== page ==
From climate science to global goals: How Tetra Pak is realigning its sustainability strategy
As Tetra Pak's latest sustainability report reveals that the company looks set to outperform its original goals, the firm's vice president of environment Mario Abreu explains how the food packaging company is preparing to shoot for approved science-based targets.
A RE100 member, a CDP ‘A lister’ and the only company within its sector with approved science-based targets walk into a bar. This isn’t the beginning of a joke; the company in all three of these situations is food processing and packaging company Tetra Pak, and it is extremely committed to its “Food, People, Futures,” sustainability strategy.
That’s not to say the company isn’t cracking a smile. Anyone would think that committing to 100% renewable energy by 2030, setting approved science-based targets to reduce emissions by 58% by 2040 against a 2016 baseline and realigning an overarching corporate sustainability plan to reflect on the aims on the Sustainable Development Goals (SDGs) would be taxing and tiring.
And while marching towards new science-based targets is no easy matter, Tetra Pak’s vice president of environment Mario Abreu can afford to crack said smile because of the collaborative work done to date through the RE100 and the Science-Based Targets Initiative (SBTI).
“We have a made a SBTI commitment, and are the only packaging company with approved science-based targets on climate,” Abreu told edie. “It’s always difficult to judge or justify a target, but the advantage of the SBTI is aligning it with the science of climate change. It plots the curves towards 2050.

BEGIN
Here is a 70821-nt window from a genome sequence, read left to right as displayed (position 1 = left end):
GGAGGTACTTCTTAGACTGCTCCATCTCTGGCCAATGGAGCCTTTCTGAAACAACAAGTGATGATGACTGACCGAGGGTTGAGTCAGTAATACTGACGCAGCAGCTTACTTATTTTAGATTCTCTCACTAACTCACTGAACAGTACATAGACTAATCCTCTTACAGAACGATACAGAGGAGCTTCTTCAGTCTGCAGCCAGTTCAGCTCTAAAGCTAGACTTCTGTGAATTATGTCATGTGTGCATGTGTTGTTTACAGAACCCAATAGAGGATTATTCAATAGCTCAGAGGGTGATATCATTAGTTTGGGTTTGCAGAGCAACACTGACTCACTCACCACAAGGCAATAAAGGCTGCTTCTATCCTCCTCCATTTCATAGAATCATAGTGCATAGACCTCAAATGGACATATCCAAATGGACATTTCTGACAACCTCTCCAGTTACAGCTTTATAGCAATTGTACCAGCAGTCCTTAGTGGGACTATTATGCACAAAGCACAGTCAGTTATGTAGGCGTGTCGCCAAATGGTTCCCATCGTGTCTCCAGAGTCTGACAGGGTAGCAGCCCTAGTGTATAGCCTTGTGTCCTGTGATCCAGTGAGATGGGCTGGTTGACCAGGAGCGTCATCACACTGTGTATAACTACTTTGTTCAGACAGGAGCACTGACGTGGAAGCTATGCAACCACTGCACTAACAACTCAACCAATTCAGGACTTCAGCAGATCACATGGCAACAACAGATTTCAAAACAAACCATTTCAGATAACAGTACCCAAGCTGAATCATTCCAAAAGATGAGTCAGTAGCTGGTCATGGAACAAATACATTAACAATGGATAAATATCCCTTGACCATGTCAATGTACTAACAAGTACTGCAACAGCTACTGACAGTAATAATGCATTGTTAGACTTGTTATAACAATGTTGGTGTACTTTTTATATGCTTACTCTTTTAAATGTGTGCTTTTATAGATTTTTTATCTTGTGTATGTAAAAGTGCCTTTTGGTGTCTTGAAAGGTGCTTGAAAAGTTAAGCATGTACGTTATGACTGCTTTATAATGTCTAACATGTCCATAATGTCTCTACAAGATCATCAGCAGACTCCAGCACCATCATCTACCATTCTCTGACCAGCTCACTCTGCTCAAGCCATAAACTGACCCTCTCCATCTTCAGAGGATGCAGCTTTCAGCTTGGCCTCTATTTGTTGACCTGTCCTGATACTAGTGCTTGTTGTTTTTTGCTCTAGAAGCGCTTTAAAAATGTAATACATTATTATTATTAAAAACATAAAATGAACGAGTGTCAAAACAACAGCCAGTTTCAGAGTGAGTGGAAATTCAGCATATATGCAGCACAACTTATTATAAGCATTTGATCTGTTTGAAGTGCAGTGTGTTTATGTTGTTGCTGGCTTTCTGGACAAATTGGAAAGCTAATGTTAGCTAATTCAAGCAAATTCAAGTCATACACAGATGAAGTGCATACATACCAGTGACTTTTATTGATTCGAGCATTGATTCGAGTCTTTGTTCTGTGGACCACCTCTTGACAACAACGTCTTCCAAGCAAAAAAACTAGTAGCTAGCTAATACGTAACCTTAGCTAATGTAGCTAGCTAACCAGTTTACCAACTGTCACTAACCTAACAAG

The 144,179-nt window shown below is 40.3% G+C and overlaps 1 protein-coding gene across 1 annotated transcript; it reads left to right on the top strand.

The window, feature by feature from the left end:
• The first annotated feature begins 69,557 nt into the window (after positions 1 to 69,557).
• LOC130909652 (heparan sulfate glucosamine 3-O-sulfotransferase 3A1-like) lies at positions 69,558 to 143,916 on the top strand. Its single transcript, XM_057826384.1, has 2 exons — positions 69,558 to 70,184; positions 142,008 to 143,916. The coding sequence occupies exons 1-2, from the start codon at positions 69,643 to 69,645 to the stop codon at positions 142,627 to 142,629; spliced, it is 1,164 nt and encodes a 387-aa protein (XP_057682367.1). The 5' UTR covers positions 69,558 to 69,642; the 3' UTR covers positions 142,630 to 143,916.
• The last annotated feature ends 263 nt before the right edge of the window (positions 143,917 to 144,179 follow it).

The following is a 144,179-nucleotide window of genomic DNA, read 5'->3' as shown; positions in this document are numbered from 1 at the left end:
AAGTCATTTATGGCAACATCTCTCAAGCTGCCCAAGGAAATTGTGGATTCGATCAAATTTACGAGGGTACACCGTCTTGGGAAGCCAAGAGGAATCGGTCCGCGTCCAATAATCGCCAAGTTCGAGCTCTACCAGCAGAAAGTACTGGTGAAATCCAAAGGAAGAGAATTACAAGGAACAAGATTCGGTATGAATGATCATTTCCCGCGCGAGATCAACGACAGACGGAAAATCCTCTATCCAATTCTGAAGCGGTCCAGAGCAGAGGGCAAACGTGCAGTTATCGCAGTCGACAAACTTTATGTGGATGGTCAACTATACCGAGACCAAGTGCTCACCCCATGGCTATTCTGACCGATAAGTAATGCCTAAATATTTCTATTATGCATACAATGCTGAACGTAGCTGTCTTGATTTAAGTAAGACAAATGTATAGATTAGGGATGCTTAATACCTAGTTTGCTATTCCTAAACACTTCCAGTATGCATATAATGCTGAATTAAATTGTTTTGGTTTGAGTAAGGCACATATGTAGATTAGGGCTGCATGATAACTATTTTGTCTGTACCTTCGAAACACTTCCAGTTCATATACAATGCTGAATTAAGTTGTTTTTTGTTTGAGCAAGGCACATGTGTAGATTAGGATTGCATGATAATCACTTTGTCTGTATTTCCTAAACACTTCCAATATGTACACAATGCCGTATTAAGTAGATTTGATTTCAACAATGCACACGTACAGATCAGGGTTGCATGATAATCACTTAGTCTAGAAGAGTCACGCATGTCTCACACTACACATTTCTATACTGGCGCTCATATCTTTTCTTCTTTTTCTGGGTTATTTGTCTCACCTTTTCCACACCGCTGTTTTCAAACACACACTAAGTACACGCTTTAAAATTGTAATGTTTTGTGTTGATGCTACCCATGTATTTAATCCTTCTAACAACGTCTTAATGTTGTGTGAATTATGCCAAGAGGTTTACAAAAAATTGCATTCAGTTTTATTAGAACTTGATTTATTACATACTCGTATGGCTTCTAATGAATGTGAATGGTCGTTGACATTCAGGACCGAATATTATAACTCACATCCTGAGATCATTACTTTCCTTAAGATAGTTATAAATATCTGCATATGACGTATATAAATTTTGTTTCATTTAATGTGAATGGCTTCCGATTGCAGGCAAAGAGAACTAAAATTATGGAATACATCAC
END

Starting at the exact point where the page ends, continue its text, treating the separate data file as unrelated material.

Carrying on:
“Our climate goal is meeting those curves. It is a very good way of benchmarking how committed you are as a company. Whereas the RE100 is very helpful and enables us to be exposed to innovation in areas where other partners are, the SBTI is totally different. It’s much more technical. In contrast to RE100 where you share experiences, SBTI is more technical looking at science, reports and enlightening us to understand what our contribution should be.”
Evidently, the combination of technical teachings and collaborative advice is paying dividends. Tetra Pak’s latest sustainability report was released on Monday (2 October) and revealed a 16% reduction in greenhouse gas emissions since 2010, despite 19% more packages being sold.
This puts Tetra Pak level with its 2020 sustainability targets already. Although Abreu maintains that Tetra Pak wants to deliver this strategy all the way through to 2020, the company is already mapping how it will hit is lofty science-based goals for 2030 and 2040.
Time for action
One area that provides ample motivation to do so is the SDGs. Tetra Pak spent nine months working alongside sustainability experts on a “rigorous materiality assessment” to define priority areas where contributions to the SDGs could be made. Of the 17 SDGs, Tetra Pak believes it can contribute to nine of them, and is using these goals to build up progress and momentum towards its science-based targets.
Regarding the protecting food pillar of its strategy, Tetra Pak believes it can contribute to the goals of zero hunger, responsible consumption and production, and partnership for the goals. The latter two overlap into the protecting future pillar, which has also been aligned to champion the clean water and sanitation, affordable and clean energy, industry and innovation, life on land and climate action goals.